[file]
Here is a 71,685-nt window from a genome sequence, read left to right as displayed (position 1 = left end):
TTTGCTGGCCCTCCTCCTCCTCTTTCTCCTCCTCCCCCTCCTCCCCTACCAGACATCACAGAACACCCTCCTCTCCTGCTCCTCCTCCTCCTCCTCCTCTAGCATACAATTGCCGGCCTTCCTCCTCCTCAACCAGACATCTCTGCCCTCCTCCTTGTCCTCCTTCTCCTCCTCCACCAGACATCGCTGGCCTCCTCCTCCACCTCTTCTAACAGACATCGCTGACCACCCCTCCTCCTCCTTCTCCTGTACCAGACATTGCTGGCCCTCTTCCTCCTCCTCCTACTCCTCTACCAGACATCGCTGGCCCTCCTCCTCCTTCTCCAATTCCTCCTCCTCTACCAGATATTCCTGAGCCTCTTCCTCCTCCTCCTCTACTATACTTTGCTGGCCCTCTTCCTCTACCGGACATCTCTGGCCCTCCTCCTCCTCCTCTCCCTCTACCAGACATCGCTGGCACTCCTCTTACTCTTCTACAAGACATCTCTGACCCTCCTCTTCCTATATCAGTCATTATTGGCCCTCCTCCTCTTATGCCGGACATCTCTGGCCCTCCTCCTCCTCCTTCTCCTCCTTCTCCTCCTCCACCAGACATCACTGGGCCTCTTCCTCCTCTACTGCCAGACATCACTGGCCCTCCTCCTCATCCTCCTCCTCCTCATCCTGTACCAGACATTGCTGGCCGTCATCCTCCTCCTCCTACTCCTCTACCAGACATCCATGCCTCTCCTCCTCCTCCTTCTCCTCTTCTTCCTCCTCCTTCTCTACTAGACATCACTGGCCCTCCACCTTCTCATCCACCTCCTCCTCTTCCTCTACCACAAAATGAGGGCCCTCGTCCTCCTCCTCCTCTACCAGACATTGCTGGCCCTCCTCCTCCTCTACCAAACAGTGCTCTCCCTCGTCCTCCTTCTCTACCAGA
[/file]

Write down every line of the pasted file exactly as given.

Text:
Here is a 71,685-nt window from a genome sequence, read left to right as displayed (position 1 = left end):
TTTGCTGGCCCTCCTCCTCCTCTTTCTCCTCCTCCCCCTCCTCCCCTACCAGACATCACAGAACACCCTCCTCTCCTGCTCCTCCTCCTCCTCCTCCTCTAGCATACAATTGCCGGCCTTCCTCCTCCTCAACCAGACATCTCTGCCCTCCTCCTTGTCCTCCTTCTCCTCCTCCACCAGACATCGCTGGCCTCCTCCTCCACCTCTTCTAACAGACATCGCTGACCACCCCTCCTCCTCCTTCTCCTGTACCAGACATTGCTGGCCCTCTTCCTCCTCCTCCTACTCCTCTACCAGACATCGCTGGCCCTCCTCCTCCTTCTCCAATTCCTCCTCCTCTACCAGATATTCCTGAGCCTCTTCCTCCTCCTCCTCTACTATACTTTGCTGGCCCTCTTCCTCTACCGGACATCTCTGGCCCTCCTCCTCCTCCTCTCCCTCTACCAGACATCGCTGGCACTCCTCTTACTCTTCTACAAGACATCTCTGACCCTCCTCTTCCTATATCAGTCATTATTGGCCCTCCTCCTCTTATGCCGGACATCTCTGGCCCTCCTCCTCCTCCTTCTCCTCCTTCTCCTCCTCCACCAGACATCACTGGGCCTCTTCCTCCTCTACTGCCAGACATCACTGGCCCTCCTCCTCATCCTCCTCCTCCTCATCCTGTACCAGACATTGCTGGCCGTCATCCTCCTCCTCCTACTCCTCTACCAGACATCCATGCCTCTCCTCCTCCTCCTTCTCCTCTTCTTCCTCCTCCTTCTCTACTAGACATCACTGGCCCTCCACCTTCTCATCCACCTCCTCCTCTTCCTCTACCACAAAATGAGGGCCCTCGTCCTCCTCCTCCTCTACCAGACATTGCTGGCCCTCCTCCTCCTCTACCAAACAGTGCTCTCCCTCGTCCTCCTTCTCTACCAGA